STEPHENSON: Halifax crime: Act from the bottom up
Halifax didn’t get to be a crime capital overnight, so don’t expect a sudden wave-of-the-wand recovery to reduce violence in this city.
If only it were that simple.
Truth is, there are two ways to come at this problem: From the top down, with strong action from the police and the corrections system; and from the bottom up, by building better communities that provide better outcomes for at-risk children.
There will be no shock and no excuses this time around, as the latest Statistics Canada report on annual crime rates showed that Halifax is bucking a national trend that saw the violent crime severity index drop in 2011.
While the index dropped four per cent overall in 2011, compared with the previous year, Halifax saw a jump of six per cent in the index over the same time period. (The violent crime severity index measures all police-reported incidents of some 40 violent crimes, from muggings to murders, but gives more weight to the most serious crimes.)
As for the murder rate, Halifax sits in second place behind Winnipeg. While the average for murders per 100,000 people was 1.7 among Canadian cities, Halifax’s score of 4.4 per cent was more than double that rate.
There were 19 murders in Halifax in 2011 and 75 shootings. So far this year, there have been 39 shootings in the city, including a jaw-dropping three shootings in three days during a spree in May.
There is no suggestion that anybody is in denial anymore about whether or not Halifax has a crime problem, and more specifically a gun problem.
That wasn’t always the case. Just a few years ago, the police were complaining that media reports were fixated on an old Statistics Canada report that labelled Halifax the most violent city in Canada. Erroneously, said the police, compared to some other report or another.
In 2008, city council received a report from Don Clairmont, the sociologist who chaired the city’s Task Force on Violence. Clairmont thundered from the podium that day, blasting away at what he described as “namby-pamby” inaction from council in tackling crime-related problems in city neighbourhoods.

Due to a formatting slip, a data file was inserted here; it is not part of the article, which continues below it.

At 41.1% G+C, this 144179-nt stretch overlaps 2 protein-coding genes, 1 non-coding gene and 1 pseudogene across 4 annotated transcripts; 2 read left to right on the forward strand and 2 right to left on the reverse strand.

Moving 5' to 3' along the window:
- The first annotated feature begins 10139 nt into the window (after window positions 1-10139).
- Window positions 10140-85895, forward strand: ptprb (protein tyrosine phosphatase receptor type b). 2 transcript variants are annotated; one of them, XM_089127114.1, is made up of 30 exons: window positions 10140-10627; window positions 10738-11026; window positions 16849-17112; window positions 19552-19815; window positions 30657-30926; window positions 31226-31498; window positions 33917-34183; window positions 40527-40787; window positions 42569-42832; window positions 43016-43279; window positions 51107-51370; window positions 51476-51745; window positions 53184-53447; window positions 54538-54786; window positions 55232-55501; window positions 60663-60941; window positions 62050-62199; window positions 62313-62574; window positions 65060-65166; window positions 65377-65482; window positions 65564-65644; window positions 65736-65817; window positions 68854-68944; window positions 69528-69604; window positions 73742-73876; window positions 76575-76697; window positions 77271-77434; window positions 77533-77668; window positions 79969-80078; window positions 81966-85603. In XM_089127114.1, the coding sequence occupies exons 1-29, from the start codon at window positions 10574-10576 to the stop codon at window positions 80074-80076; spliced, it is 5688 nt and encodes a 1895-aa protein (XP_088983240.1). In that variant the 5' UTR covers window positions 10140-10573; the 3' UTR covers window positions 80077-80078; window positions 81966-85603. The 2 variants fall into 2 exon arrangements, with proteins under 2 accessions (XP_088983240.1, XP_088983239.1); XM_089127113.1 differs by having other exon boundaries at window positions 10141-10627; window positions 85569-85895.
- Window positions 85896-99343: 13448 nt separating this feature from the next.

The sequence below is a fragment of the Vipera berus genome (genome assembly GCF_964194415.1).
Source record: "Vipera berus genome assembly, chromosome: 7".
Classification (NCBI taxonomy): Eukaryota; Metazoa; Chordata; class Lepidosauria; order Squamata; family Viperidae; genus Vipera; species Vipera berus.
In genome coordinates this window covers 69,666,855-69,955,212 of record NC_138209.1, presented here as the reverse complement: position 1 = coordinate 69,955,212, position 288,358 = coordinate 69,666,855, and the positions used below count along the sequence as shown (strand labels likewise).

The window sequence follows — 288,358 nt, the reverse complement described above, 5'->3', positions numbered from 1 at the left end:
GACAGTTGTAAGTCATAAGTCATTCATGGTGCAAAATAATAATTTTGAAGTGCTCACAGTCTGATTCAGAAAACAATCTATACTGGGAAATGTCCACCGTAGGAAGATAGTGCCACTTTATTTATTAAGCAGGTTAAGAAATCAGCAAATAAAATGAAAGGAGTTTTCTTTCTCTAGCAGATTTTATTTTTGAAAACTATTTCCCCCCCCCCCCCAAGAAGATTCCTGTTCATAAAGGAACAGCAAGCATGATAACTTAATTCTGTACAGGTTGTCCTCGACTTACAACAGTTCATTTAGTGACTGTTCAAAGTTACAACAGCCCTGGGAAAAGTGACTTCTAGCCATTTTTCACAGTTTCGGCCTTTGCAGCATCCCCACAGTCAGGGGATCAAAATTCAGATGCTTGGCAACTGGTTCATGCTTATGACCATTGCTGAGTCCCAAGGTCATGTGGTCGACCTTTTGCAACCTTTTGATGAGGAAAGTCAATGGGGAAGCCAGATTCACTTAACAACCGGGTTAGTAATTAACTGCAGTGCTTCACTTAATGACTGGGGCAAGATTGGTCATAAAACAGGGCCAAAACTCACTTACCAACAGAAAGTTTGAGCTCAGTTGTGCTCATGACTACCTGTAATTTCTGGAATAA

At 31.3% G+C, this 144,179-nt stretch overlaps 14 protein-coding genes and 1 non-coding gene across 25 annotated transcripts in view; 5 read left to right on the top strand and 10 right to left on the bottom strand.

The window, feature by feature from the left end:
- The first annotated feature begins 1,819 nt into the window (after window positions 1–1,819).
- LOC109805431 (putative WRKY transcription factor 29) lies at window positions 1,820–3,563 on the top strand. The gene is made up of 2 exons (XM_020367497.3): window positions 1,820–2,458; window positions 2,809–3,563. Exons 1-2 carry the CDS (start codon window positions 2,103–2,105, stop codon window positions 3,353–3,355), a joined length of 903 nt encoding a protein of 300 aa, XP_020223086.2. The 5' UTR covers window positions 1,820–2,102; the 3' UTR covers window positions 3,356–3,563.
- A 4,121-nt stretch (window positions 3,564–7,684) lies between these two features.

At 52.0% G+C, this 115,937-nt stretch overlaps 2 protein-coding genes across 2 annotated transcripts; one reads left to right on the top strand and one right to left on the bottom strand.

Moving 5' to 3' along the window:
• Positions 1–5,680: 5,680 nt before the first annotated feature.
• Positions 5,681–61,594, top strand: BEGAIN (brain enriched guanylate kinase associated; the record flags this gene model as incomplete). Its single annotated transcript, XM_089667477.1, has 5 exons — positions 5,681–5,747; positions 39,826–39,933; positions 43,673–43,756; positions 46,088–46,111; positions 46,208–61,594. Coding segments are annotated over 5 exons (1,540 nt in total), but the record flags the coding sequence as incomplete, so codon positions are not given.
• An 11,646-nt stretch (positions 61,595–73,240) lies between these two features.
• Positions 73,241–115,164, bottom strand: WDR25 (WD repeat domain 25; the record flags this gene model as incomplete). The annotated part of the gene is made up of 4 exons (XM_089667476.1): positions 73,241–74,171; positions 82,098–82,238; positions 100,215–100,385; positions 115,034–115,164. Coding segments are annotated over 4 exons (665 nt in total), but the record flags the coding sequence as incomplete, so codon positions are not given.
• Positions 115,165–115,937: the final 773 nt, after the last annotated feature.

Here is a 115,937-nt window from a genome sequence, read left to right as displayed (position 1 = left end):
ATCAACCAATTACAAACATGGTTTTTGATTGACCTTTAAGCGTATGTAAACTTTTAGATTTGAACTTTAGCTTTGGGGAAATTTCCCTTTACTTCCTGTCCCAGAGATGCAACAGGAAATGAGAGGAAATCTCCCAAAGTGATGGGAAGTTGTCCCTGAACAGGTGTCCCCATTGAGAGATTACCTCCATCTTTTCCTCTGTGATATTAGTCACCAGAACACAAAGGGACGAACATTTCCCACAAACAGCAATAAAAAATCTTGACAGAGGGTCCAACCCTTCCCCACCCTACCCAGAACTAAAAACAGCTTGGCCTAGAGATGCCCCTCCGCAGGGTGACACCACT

Still, it took a few more years of challenging crime statistics before the all-court press city hall has now applied to the growing gun problem in Halifax.
Fiddling around and comparing the drama of annual murder statistics is a mug’s game. Halifax police told Haligonians Tuesday, in the wake of the new report, that the situation has improved so far this year, with a 30 per cent drop in the homicide rate in 2012. Only seven so far this year.
I was more interested to hear about increased efforts to get guns off the streets, and how police have seized 30 per cent more guns so far in 2012, compared with the first six months of last year.
I have no doubts, through efforts such as the new Integrated Guns and Gangs Unit, and other initiatives they are smart enough not to make public, that the police are doing all they can to get the gun problem under control.
When you have a shooting at the front entrance to a children’s hospital, and another one on a busy street like Quinpool Road, we don’t need a national crime report to tell us this isn’t an American inner-city crime drama on television. This is our very own Halifax reality show.
At the risk of sounding pessimistically dramatic, the prevalence of guns in Halifax also creates the worry that we are only a short step away from the kind of shoot-up that occurred this month in Toronto, where gang violence erupted at a neighbourhood barbecue, with deadly consequences.
As individuals, we can do two things. First, we can pay our taxes, which fund police and corrections programs that work on violence from the top down.
Second, we can take a more active role from the bottom up. Every literacy program, every food bank, every volunteer in a school, in a church, in an addiction or outreach program, helps to build a better option for a child or young adult on the brink of choosing the right path, or the wrong path.
Every brick that offers support to combat poverty and lack of opportunity and employment is a brick worth putting into the community wall that builds our society.
We can stand by and say there is nothing we can do, that it’s all up to the police.
But there is nothing to stop us from choosing to do more from the bottom up.